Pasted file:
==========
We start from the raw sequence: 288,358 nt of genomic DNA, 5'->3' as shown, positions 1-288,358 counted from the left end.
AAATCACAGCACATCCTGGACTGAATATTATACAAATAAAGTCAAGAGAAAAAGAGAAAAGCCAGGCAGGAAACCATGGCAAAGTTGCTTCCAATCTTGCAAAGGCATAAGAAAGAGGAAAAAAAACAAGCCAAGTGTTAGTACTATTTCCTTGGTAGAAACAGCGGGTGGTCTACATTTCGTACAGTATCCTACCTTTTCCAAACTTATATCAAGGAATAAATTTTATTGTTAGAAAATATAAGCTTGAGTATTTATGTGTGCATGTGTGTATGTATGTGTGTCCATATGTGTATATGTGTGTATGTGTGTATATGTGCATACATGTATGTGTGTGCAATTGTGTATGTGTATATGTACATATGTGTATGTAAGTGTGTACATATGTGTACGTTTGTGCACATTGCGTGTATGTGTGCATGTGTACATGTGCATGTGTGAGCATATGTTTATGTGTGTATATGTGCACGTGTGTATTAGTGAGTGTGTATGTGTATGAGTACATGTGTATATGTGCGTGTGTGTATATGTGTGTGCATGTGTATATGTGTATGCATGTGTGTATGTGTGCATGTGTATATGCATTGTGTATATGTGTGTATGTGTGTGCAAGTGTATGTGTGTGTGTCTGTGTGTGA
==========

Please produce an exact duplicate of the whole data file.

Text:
We start from the raw sequence: 288,358 nt of genomic DNA, 5'->3' as shown, positions 1-288,358 counted from the left end.
AAATCACAGCACATCCTGGACTGAATATTATACAAATAAAGTCAAGAGAAAAAGAGAAAAGCCAGGCAGGAAACCATGGCAAAGTTGCTTCCAATCTTGCAAAGGCATAAGAAAGAGGAAAAAAAACAAGCCAAGTGTTAGTACTATTTCCTTGGTAGAAACAGCGGGTGGTCTACATTTCGTACAGTATCCTACCTTTTCCAAACTTATATCAAGGAATAAATTTTATTGTTAGAAAATATAAGCTTGAGTATTTATGTGTGCATGTGTGTATGTATGTGTGTCCATATGTGTATATGTGTGTATGTGTGTATATGTGCATACATGTATGTGTGTGCAATTGTGTATGTGTATATGTACATATGTGTATGTAAGTGTGTACATATGTGTACGTTTGTGCACATTGCGTGTATGTGTGCATGTGTACATGTGCATGTGTGAGCATATGTTTATGTGTGTATATGTGCACGTGTGTATTAGTGAGTGTGTATGTGTATGAGTACATGTGTATATGTGCGTGTGTGTATATGTGTGTGCATGTGTATATGTGTATGCATGTGTGTATGTGTGCATGTGTATATGCATTGTGTATATGTGTGTATGTGTGTGCAAGTGTATGTGTGTGTGTCTGTGTGTGA